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NIM Server Simplifies Installing and Upgrading AIX

NIM Simplifies AIX

Installing and upgrading your AIX* OS can be done in numerous ways.

For starters, you can install it from base media that’s downloadable from IBM. It’s simply a matter of populating your virtual media library with the appropriate images and using virtual DVDs and virtual SCSI adapters. The downside to using base media is that it requires customization once the OS is installed. This wasn’t a problem back when we were running one OS on each physical machine, but when you’re looking at loading many images onto a single physical frame, scalability becomes an issue.

Logically moving the install media devices and adding custom scripts, user IDs, cron jobs and site-specific information to your LPARs can also be time-consuming if done manually. Over time, many sites have just taken to upgrading and migrating existing systems rather than reinstalling them.

Alternatively, using the current versions of the VIO server and AIX, you can install your OS from images that you copy to USB flash drives. Flash drives are fast and by installing VIOS from USB, they solve the chicken and egg dilemma of how to install an OS when you’re installing the first machine in the data center. However, many of the same pitfalls apply with flash drives.

While many organizations install AIX using IBM PowerVC* virtualization and cloud manager to capture and deploy OS images, this method isn’t for everyone. Some encounter difficulties when coordinating among siloed teams to get PowerVC virtualization and cloud manager operational. (For one example, consider SAN teams that would have to allow access to their switches. This sort of bureaucracy can be overwhelming if you’re tasked with getting a green-field environment up and running quickly.)

The Advantages of NIM

So yes, when it comes to installing AIX, you have options. But for me, there’s only one real choice: the Network Installation Manager (NIM). NIM runs on an AIX LPAR, making it simple to deploy, even for those who haven’t previously used it. I also appreciate the control NIM gives me. I can choose where in the environment to run NIM, and I can have multiple NIM servers in multiple locations.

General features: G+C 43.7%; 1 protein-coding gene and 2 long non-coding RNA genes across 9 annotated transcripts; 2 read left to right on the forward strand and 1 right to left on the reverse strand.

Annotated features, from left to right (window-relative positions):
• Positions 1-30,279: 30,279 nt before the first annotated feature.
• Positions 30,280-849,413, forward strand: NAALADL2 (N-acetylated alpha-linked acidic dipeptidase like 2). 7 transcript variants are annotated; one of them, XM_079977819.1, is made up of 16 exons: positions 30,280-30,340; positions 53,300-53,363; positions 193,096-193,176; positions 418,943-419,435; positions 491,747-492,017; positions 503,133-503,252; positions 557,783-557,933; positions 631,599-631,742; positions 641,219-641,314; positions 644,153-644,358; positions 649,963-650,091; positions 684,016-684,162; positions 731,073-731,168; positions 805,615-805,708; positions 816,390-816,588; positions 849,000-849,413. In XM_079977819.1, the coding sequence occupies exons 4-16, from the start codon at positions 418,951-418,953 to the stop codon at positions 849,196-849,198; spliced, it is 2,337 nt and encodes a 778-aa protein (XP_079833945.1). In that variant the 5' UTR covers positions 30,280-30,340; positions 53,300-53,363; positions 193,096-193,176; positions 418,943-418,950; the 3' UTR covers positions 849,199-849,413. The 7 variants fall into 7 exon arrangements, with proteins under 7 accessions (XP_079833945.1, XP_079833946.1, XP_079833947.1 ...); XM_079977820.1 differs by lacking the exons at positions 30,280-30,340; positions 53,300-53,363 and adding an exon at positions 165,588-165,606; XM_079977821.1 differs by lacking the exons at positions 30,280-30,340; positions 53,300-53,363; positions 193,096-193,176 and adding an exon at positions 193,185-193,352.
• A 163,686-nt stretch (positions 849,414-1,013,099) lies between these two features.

In addition, NIM is great for upgrades and migrations. If you need to migrate an older system to new hardware, you can take a backup image (in AIX it’s known as a mksysb) and bypass hardware limitations that might exist with older AIX versions. Yes, you can do the same thing from base media, but again, to make the solution scale, it’s best to use the network. Assuming your NIM server has the appropriate resources, it’s no trouble kicking off multiple installs or updates simultaneously.

NIM runs on an AIX LPAR, making it simple to deploy, even for those who haven’t previously used it. I also appreciate the control NIM gives me. I can choose where in the environment to run NIM, and I can have multiple NIM servers in multiple locations.
–Rob McNelly, Power Systems architect for Meridian IT

I also use NIM for alt_disk_ migrations and alt_disk_upgrades. By cloning your OS’s root volume group (rootvg) to a spare disk, you can perform operations on that volume group copy. Rather than take time during a change window, you can perform the upgrade beforehand, without affecting your running workloads. When you want to take backups, take them directly to your NIM server. If you already have a mksysb image, you can copy it to your NIM server. Then, after creating a spot, you can use that backup image to either restore or clone your LPAR.

Finally, as it’s sometimes difficult to get ports opened in enterprises, there’s also an option to use HTTP with your NIM server.

As I previously stated, NIM is easy to use, but it has one important requirement: Your NIM master must be at the highest level of AIX in your environment. You can’t use an older AIX version to install or restore a newer AIX version.

NIM Is Tried and True

As you evaluate different methodologies for performing installations, patching and ongoing maintenance in your environment, it’s easy to overlook tools we’ve been using confidently for years. Although newer options like PowerVC and BigFix* software (which uses NIM under the covers) will continue to gain wider adoption going forward, in my opinion, nothing beats the tried and true NIM server.

Rob McNelly is a Senior AIX Solutions Architect for Meridian IT Inc. and a technical editor for IBM Systems Magazine. He is a former administrator for IBM. Rob can be reached at



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